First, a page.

Additionally, the Interdisciplinary Journal of Research on Religion (Johnson, 2008), details several benefits that faith-programs nurture and several negative effects that they ultimately discourage. As Bryon Johnson writes in “The Faith Factor and Prisoner Reentry,” “the faith-based program enjoyed an atmosphere that promoted forgiveness, honesty, and personal accountability. [Faith-based prison programs] are designed to discourage antisocial and destructive behavior and to encourage transparency, contrition, and spiritual transformation, all of which run counter to the pervasive prison code.”

Faith-based prison programs can assist in identity transformation through an internal shift in external awareness and self-perception. Spiritual change often guides formerly incarcerated individuals in constructing new identities centered around qualities such as compassion, nonviolence, and patience. This level of character development influenced by spiritual experience has the potential to “facilitate an identity transformation along existential and cognitive dimensions” (Mowen et al., 2017).

Several types of faith-based prison programs exist today. The Buddhist Association of the United States Prison Program helps Buddhist prisoners obtain vegetarian meals, sends Buddhist books to prison libraries, helps prisoners integrate Buddhism into their lives, fosters skillful states of mind such as equanimity and compassion, and emphasizes meditation, mindfulness, and anger and stress management (Buddhist Association). Another nonprofit institution is the Tayba Foundation, an Islamic organization that provides Islamic teachings within U.S. prisons and incorporates holistic education, life skills, and reentry support into its services (Tayba Foundation).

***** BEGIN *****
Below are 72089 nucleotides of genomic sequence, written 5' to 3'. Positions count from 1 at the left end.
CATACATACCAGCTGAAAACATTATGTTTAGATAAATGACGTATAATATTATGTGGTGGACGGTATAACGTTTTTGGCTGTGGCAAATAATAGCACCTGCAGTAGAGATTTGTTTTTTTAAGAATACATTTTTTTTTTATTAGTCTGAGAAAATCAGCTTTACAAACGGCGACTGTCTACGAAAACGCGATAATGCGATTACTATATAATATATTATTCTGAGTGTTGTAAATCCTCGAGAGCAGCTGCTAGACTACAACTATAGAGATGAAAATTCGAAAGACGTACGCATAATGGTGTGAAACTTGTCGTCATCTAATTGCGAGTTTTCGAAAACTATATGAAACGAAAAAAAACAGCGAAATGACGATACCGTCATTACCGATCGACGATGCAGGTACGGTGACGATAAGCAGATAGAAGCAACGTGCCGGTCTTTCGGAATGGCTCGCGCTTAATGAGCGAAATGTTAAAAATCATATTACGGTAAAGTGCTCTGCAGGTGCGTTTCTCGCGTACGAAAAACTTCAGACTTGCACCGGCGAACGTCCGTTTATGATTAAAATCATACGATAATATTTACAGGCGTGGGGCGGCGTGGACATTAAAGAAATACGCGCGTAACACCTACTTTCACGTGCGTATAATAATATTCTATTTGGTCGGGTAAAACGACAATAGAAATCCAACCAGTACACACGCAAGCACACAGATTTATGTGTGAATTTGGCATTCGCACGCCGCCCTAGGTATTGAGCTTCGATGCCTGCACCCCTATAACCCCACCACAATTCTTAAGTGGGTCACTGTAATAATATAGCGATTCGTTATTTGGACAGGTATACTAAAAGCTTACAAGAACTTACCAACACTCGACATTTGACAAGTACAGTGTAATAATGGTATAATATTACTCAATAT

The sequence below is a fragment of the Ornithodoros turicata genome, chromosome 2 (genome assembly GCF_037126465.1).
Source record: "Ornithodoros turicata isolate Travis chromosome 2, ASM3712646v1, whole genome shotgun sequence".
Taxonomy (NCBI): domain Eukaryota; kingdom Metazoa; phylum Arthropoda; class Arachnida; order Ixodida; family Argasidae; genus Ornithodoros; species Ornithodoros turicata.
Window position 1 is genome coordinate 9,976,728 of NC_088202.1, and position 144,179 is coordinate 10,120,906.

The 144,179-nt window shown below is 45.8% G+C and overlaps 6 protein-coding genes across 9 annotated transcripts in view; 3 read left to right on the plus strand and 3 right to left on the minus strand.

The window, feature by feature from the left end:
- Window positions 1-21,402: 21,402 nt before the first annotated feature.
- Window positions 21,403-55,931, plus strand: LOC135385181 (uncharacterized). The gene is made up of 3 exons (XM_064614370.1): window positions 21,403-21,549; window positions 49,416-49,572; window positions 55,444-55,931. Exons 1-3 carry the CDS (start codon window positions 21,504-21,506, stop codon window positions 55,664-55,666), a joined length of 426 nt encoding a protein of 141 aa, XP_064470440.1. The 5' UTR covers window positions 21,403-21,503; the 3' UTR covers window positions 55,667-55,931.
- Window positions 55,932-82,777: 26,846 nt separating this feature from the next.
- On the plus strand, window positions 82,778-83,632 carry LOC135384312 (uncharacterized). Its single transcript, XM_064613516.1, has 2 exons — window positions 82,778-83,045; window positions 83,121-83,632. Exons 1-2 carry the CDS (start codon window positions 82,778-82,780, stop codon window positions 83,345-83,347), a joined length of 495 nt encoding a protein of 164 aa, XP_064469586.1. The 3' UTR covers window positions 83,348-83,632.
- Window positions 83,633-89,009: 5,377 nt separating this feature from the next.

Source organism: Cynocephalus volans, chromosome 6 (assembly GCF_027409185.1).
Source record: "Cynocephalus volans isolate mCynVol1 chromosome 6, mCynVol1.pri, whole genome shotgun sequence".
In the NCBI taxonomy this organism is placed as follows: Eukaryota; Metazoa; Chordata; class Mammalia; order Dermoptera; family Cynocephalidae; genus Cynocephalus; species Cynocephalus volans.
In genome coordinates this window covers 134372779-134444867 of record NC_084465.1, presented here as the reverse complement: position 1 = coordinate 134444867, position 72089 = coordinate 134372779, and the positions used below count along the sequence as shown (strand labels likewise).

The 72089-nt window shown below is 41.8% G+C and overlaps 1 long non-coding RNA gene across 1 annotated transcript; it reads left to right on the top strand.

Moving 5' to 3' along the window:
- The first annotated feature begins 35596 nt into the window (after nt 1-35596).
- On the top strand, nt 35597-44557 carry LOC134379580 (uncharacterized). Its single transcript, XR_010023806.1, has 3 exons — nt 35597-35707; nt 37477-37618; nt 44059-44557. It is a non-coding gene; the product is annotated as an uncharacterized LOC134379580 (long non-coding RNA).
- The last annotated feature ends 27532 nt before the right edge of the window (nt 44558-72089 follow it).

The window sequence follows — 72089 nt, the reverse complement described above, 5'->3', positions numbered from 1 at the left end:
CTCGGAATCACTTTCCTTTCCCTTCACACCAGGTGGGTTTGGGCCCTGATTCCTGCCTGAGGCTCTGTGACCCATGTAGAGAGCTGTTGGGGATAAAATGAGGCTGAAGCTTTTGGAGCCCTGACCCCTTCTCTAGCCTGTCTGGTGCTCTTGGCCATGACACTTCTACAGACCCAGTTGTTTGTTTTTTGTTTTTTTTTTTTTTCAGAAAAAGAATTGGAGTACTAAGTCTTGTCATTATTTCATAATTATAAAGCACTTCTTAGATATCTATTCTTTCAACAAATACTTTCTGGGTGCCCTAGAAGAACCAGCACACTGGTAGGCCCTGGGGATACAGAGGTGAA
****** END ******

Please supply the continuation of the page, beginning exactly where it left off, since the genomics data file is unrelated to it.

The Aleph Institute is a nonprofit Jewish organization that assists and cares for the well-being of prisoners, U.S. military personnel, and institutionalized people at risk of incarceration from mental illness or addiction (Aleph Institute). This institute welcomes people of all faiths and backgrounds but emphasizes the teachings of the Torah. In addition, the Aleph Institute is committed to “recidivism reduction through preventative education and faith-based rehabilitation programs, reentry assistance, alternative sentencing guidance and counsel, and policy research and recommendations” while also helping prisoners “develop their spiritual lives and maintain contact with their families” (Aleph Institute).

Horizon Communities in Prison is a multi-faith community built on the idea that “preparing inmates for reentry should begin the moment they first enter the prison system” (Horizon Communities). This organization emphasizes the teachings of life skills, self-actualization, discipline, integrity, and morality; in addition, the graduates of this program demonstrated a recidivism rate of 11–17% depending on the state (Horizon Communities).

There is a myriad of faith-based programs, in addition to the ones listed above, that are either directed toward a specific religion or open to all faiths and backgrounds. The outcomes of these programs can be monumental, which further advances the argument that faith-based prison programs are part of the answer to reducing recidivism, keeping our communities safe, and saving taxpayers money.

Breaking the Victim-to-Offender Cycle

Research shows that most criminals—especially those with a background of violent behavior—were victims themselves at some earlier point in their lives (Visher & Eason, 2021). While most victims of abuse do not become offenders themselves, most offenders have been victims at one point (Delong & Reichert, 2019). The overlap between victimization and perpetration has been well documented and detected across intergenerational relationships, creating a vicious cycle of violence derived from vengeance and resentment. Children who have been abused or neglected are more likely to commit violent crimes and be arrested as juveniles and adults, and victimized children commit about twice as many crimes as non-abused children (US Department of Justice, 1999). Moreover, one study showed 70% of juveniles in state operated prisons came from single parent households (Beck, Kline, Greenfeld, 1988). Another study reported that 51% of state inmate population are fathers and 63% of federal male inmates are fathers, meaning that their children are fatherless, thus perpetuating the cycle (Glaze & Maruschak, 2010).